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Concordance between digital pathology and light microscopy in general surgical pathology: a pilot study of 100 cases
  1. Joseph P Houghton1,
  2. Aaron J Ervine2,
  3. Sarah L Kenny2,
  4. Paul J Kelly2,
  5. Seamus S Napier2,
  6. W Glenn McCluggage2,
  7. Maureen Y Walsh2,
  8. Peter W Hamilton3
  1. 1Centre for Medical Education, Queen's University Belfast, Belfast, N. Ireland
  2. 2Institute of Pathology, Belfast, N. Ireland
  3. 3Centre for Cancer Research and Cell Biology, Queen's University Belfast, Belfast, N. Ireland
  1. Correspondence to Dr Joseph P Houghton, Centre for Medical Education, Queen's University Belfast, Mulhouse Building, Grosvenor Road, Belfast BT12 6BJ, N. Ireland; Joseph.Houghton{at}


Aim (1) A pilot study to determine the accuracy of interpretation of whole slide digital images in a broad range of general histopathology cases of graded complexity. (2) To survey the participating histopathologists with regard to acceptability of digital pathology.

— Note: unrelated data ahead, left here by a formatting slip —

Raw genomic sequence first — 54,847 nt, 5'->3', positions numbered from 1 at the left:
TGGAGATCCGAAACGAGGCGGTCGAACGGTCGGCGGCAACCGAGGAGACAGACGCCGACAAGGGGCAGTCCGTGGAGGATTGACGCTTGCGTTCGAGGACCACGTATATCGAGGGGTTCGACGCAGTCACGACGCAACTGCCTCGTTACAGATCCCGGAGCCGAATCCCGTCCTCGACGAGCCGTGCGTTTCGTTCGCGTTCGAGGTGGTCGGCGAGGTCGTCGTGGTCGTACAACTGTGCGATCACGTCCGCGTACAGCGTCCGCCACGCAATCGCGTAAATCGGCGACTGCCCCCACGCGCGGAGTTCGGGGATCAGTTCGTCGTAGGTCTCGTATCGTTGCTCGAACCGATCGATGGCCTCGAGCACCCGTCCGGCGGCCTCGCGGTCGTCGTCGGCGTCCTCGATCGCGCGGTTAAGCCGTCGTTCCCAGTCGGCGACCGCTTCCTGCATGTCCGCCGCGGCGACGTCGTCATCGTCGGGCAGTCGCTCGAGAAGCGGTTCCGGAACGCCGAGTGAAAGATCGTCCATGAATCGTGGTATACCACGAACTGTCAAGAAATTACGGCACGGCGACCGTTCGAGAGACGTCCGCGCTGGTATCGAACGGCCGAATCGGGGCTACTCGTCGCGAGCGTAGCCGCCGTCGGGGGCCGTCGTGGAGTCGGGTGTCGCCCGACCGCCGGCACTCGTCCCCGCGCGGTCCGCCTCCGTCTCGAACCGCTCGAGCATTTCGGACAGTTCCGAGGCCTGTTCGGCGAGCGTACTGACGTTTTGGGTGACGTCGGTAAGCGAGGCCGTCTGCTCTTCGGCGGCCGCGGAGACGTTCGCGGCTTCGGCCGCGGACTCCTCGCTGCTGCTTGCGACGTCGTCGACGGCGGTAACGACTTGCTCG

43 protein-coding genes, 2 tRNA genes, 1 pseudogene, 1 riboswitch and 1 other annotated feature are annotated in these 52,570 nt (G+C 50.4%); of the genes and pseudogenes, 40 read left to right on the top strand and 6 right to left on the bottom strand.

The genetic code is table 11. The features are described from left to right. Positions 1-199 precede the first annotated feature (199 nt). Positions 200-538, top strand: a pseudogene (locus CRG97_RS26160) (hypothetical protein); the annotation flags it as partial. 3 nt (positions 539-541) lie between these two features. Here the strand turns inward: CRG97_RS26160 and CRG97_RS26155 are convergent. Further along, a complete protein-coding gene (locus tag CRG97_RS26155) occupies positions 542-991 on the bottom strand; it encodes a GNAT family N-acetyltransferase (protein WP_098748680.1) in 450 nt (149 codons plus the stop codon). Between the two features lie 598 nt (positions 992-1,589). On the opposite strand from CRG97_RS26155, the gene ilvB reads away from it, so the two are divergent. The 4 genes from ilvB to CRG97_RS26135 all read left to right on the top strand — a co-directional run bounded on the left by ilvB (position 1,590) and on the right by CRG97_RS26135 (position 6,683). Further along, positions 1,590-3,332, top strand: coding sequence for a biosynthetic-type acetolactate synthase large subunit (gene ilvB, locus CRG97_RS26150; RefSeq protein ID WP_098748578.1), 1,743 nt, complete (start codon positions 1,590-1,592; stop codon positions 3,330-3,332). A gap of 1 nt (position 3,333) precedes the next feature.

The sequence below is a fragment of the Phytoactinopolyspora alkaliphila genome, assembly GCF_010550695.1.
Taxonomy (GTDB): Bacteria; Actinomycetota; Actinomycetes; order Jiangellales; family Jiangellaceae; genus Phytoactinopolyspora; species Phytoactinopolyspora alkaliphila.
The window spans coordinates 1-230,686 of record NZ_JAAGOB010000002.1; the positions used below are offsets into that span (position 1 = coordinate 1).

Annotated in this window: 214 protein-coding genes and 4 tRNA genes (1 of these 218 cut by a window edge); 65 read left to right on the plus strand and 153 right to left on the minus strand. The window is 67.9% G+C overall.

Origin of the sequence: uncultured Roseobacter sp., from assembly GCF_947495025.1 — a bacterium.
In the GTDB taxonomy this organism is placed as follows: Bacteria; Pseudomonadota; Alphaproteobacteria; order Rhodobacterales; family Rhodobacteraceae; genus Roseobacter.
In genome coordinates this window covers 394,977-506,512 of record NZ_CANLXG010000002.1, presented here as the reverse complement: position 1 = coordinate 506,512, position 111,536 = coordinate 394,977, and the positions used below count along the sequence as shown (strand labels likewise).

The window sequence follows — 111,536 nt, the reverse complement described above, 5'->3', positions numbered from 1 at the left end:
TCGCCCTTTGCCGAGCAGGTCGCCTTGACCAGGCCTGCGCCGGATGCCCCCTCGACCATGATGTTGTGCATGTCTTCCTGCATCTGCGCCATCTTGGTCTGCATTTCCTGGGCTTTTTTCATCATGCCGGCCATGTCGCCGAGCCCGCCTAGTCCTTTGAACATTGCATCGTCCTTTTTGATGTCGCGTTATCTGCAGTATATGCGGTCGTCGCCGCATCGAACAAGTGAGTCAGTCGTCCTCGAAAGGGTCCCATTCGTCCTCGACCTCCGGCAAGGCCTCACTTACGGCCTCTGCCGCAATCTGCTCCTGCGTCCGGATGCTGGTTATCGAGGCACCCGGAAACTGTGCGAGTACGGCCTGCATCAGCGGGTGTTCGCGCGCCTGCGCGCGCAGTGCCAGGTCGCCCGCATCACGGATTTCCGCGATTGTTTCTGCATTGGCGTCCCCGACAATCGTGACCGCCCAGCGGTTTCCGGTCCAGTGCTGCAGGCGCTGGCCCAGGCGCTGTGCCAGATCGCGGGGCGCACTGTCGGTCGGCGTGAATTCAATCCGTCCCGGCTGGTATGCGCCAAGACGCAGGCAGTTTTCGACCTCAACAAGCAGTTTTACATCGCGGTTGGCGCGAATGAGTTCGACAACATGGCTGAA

Materials and methods Glass slides of 100 biopsies and minor resections were digitally scanned in their entirety, producing digital slides. These cases had been diagnosed by light microscopy at least 1 year previously and were subsequently reassessed by the original reporting pathologist (who was blinded to their original diagnosis) using digital pathology. The digital pathology-based diagnosis was compared with the original glass slide diagnosis and classified as concordant, slightly discordant (without clinical consequence) or discordant. The participants were surveyed at the end of the study.

Results There was concordance between the original light microscopy diagnosis and digital pathology-based diagnosis in 95 of the 100 cases while the remaining 5 cases showed only slight discordance (with no clinical consequence). None of the cases were categorised as discordant. Participants had mixed experiences using digital pathology technology.

Conclusions In the broad range of cases we examined, digital pathology is a safe and viable method of making a primary histopathological diagnosis.


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